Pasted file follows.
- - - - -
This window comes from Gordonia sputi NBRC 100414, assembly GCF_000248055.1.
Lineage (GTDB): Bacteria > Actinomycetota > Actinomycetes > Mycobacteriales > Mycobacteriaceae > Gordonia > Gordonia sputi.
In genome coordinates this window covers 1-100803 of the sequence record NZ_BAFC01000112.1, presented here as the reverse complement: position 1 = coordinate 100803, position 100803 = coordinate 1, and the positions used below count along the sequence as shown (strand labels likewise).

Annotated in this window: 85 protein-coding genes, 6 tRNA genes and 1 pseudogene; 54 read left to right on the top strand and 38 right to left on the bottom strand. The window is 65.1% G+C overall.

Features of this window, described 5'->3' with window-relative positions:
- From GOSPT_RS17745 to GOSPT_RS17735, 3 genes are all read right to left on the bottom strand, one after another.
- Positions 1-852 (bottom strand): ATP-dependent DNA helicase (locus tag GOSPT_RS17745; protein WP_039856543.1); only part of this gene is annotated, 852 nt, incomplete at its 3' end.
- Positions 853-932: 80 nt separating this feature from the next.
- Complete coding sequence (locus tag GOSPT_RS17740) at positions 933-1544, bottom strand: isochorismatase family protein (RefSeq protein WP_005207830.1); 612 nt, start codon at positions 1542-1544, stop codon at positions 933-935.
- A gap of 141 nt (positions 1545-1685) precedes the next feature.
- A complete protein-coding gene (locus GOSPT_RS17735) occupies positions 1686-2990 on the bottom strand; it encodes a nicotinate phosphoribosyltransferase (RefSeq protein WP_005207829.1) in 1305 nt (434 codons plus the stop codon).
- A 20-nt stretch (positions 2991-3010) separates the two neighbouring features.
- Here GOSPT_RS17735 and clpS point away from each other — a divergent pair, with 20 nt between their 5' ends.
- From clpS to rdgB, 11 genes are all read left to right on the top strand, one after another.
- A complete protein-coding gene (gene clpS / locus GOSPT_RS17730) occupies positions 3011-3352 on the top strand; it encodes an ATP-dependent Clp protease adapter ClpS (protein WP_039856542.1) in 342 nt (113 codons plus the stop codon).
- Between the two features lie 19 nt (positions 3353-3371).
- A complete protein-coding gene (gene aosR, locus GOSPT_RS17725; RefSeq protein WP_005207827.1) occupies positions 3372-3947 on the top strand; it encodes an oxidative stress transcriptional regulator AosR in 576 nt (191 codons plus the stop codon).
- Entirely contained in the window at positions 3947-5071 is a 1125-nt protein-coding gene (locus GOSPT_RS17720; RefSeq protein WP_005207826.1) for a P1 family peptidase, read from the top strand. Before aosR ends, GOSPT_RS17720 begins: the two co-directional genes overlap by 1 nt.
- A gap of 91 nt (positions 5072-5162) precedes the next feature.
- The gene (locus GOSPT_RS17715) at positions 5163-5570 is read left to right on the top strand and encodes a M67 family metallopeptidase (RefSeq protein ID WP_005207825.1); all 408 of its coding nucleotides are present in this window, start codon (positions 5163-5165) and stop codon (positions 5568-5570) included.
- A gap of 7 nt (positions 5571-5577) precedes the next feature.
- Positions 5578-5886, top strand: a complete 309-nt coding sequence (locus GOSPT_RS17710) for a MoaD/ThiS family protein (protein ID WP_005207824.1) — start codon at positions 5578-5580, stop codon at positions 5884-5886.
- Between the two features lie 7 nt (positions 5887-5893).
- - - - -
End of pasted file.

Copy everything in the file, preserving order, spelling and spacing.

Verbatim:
This window comes from Gordonia sputi NBRC 100414, assembly GCF_000248055.1.
Lineage (GTDB): Bacteria > Actinomycetota > Actinomycetes > Mycobacteriales > Mycobacteriaceae > Gordonia > Gordonia sputi.
In genome coordinates this window covers 1-100803 of the sequence record NZ_BAFC01000112.1, presented here as the reverse complement: position 1 = coordinate 100803, position 100803 = coordinate 1, and the positions used below count along the sequence as shown (strand labels likewise).

Annotated in this window: 85 protein-coding genes, 6 tRNA genes and 1 pseudogene; 54 read left to right on the top strand and 38 right to left on the bottom strand. The window is 65.1% G+C overall.

Features of this window, described 5'->3' with window-relative positions:
- From GOSPT_RS17745 to GOSPT_RS17735, 3 genes are all read right to left on the bottom strand, one after another.
- Positions 1-852 (bottom strand): ATP-dependent DNA helicase (locus tag GOSPT_RS17745; protein WP_039856543.1); only part of this gene is annotated, 852 nt, incomplete at its 3' end.
- Positions 853-932: 80 nt separating this feature from the next.
- Complete coding sequence (locus tag GOSPT_RS17740) at positions 933-1544, bottom strand: isochorismatase family protein (RefSeq protein WP_005207830.1); 612 nt, start codon at positions 1542-1544, stop codon at positions 933-935.
- A gap of 141 nt (positions 1545-1685) precedes the next feature.
- A complete protein-coding gene (locus GOSPT_RS17735) occupies positions 1686-2990 on the bottom strand; it encodes a nicotinate phosphoribosyltransferase (RefSeq protein WP_005207829.1) in 1305 nt (434 codons plus the stop codon).
- A 20-nt stretch (positions 2991-3010) separates the two neighbouring features.
- Here GOSPT_RS17735 and clpS point away from each other — a divergent pair, with 20 nt between their 5' ends.
- From clpS to rdgB, 11 genes are all read left to right on the top strand, one after another.
- A complete protein-coding gene (gene clpS / locus GOSPT_RS17730) occupies positions 3011-3352 on the top strand; it encodes an ATP-dependent Clp protease adapter ClpS (protein WP_039856542.1) in 342 nt (113 codons plus the stop codon).
- Between the two features lie 19 nt (positions 3353-3371).
- A complete protein-coding gene (gene aosR, locus GOSPT_RS17725; RefSeq protein WP_005207827.1) occupies positions 3372-3947 on the top strand; it encodes an oxidative stress transcriptional regulator AosR in 576 nt (191 codons plus the stop codon).
- Entirely contained in the window at positions 3947-5071 is a 1125-nt protein-coding gene (locus GOSPT_RS17720; RefSeq protein WP_005207826.1) for a P1 family peptidase, read from the top strand. Before aosR ends, GOSPT_RS17720 begins: the two co-directional genes overlap by 1 nt.
- A gap of 91 nt (positions 5072-5162) precedes the next feature.
- The gene (locus GOSPT_RS17715) at positions 5163-5570 is read left to right on the top strand and encodes a M67 family metallopeptidase (RefSeq protein ID WP_005207825.1); all 408 of its coding nucleotides are present in this window, start codon (positions 5163-5165) and stop codon (positions 5568-5570) included.
- A gap of 7 nt (positions 5571-5577) precedes the next feature.
- Positions 5578-5886, top strand: a complete 309-nt coding sequence (locus GOSPT_RS17710) for a MoaD/ThiS family protein (protein ID WP_005207824.1) — start codon at positions 5578-5580, stop codon at positions 5884-5886.
- Between the two features lie 7 nt (positions 5887-5893).